Procalcitonin is useful whereas C-reactive protein is not, to predict complications following coronary artery bypass surgery

Macrina, Francesco; Tritapepe, Luigi; Pompei, Francesca; Sciangula, Alfonso; Evangelista, Ernesto; Toscano, Francesca; Criniti, Anna; Brancaccio, Gianluca; Puddu, Paolo Emilio
May 2005
Perfusion;May2005, Vol. 20 Issue 3, p169
Academic Journal
Background: The respective value of procalcitonin (PCT) and C-reactive protein (CRP) as markers of postoperative complications after coronary bypass surgery is unclear. Therefore, complications during one week after surgery were studied to evaluate the predictive role of PCT and CRP changes during the immediate postoperative period. Methods: Thirty-two patients, in whom an uneventful immediate postoperative course was anticipated, were prospectively enrolled and followed-up to the 7th postoperative day. At the end of the follow-up, patients were divided into two groups. Group A were patients with an uncomplicated postoperative course and Group B were patients with a complicated postoperative course. Results: Serum samples were drawn for PCT and CRP determination after induction of anesthesia (baseline), at the end of surgery and daily until postoperative day 2. Baseline serum PCT concentrations were 0.11±0.09 and 0.20±0.21 ng/mL in Groups A and B, respectively (NS). Serum PCT concentration increased compared with baseline in both groups during the first two days after surgery. The increase in serum PCT concentration was significantly greater in Group B than A patients (p <0.0002). Considering a perioperative abnormal cut-off value of >0.5 ng/mL, there were none in Group A versus 57% in Group B (p <0.0001). Baseline serum CRP concentrations were 1.44±1.30 and 1.58±1.35 ng/mL in Groups A and B, respectively (NS). After surgery, CRP increased significantly compared with baseline in both groups. When changes in time-varying variables were included in a logistic model, complications were predicted by changes (between baseline and end of surgery values) of PCT (coefficient=9.410; t=2.18) and heart rate (coefficient=0.075; t=1.57), whereas changes of CRP, white blood cells, mean blood and central venous pressures did not contribute statistically. The model constant was -4.827 (t=-2.43) and the ROC curve area was 0.8971. Thus, absolute PCT changes of 0.20, 0.40 and 0.60 ng/mL carry an approximate risk of 5, 26 and 69%, respectively, of postoperative complications in the time frame of this study. Conclusions: A postoperative serum PCT concentration of >0.5 ng/mL is highly suggestive of a postoperative complication. CRP changes do not contribute to predictive information.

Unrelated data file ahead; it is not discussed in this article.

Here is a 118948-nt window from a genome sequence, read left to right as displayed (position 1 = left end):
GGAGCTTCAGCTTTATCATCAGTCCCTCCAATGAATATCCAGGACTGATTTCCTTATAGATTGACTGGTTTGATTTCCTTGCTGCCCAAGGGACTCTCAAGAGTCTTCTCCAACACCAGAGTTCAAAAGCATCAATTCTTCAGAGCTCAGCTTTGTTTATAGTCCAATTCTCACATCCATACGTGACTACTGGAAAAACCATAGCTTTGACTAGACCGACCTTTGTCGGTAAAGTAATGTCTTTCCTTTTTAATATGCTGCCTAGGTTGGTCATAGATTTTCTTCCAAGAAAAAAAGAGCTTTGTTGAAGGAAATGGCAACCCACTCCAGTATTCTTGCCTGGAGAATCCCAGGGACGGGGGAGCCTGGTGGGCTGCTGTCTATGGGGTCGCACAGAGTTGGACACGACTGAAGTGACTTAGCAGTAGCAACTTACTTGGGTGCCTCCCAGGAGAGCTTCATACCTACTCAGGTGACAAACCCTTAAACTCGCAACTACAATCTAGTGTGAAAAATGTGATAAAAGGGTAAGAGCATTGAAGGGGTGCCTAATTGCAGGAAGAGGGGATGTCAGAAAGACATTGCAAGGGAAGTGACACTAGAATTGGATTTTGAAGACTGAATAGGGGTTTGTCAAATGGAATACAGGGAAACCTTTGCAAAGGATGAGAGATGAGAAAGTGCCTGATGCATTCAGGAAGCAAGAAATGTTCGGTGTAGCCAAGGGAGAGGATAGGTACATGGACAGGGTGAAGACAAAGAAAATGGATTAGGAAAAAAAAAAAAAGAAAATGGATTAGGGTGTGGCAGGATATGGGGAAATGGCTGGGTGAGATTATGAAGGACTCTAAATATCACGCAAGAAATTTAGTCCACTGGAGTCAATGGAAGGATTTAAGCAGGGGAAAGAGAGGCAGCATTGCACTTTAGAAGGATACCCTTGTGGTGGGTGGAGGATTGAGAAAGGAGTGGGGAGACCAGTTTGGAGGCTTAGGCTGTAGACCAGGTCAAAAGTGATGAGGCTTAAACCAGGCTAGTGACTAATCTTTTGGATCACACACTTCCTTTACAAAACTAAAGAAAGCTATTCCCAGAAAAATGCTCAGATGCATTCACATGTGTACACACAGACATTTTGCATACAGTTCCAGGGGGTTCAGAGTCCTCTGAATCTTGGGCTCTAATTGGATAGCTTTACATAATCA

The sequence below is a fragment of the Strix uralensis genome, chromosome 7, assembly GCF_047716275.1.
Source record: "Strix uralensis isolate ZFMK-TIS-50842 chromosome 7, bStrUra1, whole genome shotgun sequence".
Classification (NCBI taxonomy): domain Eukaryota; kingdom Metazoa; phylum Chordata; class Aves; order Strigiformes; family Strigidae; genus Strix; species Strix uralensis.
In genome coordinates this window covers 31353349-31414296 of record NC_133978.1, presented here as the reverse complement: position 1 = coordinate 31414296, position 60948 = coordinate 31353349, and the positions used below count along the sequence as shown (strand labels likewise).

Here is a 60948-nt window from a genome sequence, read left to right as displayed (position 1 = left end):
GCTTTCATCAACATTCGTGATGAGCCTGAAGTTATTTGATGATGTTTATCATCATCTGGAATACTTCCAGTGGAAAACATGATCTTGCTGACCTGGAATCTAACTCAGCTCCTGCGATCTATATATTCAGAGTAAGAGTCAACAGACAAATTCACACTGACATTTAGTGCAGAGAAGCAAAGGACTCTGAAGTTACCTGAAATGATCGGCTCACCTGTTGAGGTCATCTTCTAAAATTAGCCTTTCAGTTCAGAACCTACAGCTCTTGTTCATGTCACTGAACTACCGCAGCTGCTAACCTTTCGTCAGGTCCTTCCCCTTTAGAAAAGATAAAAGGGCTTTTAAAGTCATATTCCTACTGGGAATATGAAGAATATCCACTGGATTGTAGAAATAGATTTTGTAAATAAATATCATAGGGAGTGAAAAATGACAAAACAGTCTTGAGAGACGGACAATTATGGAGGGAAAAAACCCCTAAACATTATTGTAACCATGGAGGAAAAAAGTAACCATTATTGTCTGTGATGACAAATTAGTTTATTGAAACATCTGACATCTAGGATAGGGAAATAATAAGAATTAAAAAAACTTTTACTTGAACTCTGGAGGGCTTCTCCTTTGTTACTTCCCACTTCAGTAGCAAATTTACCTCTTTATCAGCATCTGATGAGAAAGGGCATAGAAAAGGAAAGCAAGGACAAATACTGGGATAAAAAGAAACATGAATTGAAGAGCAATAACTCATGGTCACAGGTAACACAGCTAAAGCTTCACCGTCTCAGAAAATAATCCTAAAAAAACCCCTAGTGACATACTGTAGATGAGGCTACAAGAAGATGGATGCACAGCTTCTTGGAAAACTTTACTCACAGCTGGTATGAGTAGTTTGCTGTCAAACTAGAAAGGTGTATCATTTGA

Related Articles

  • Post-CABG complications create large economic cost.  // PharmacoEconomics & Outcomes News;6/28/2008, Issue 556, p7 

    The article discusses research on the relation of economic cost with major complications following coronary artery bypass graft (CABG) surgery. It references a study by Cardiac Data Solutions Inc., media release on June 17, 2008. Results show that complications are common and associated with...

  • Resultados de la revascularización miocárdica sin derivación cardiopulmonar en pacientes femeninas. Guzmán-González, Ricardo; Careaga-Reyna, Guillermo; Cardoza-Pacheco, Hugo; Argüero-Sánchez, Rubén // Cirugia y Cirujanos;ene/feb2008, Vol. 76 Issue 1, p29 

    Background: Women have more risk factors for coronary bypass graft surgery such as diabetes, high blood pressure, obesity, heart failure and shorter height (less body surface), compared with men. However, off-pump coronary artery bypass grafting demonstrates more benefits in females because it...

  • NT-pro-BNP, but not C-reactive protein, is predictive of atrial fibrillation in patients undergoing coronary artery bypass surgery Gasparovic, Hrvoje; Burcar, Ivan; Kopjar, Tomislav; Vojkovic, Jakov; Gabelica, Rajka; Biocina, Bojan; Jelic, Ivan // European Journal of Cardio-Thoracic Surgery;Jan2010, Vol. 37 Issue 1, p100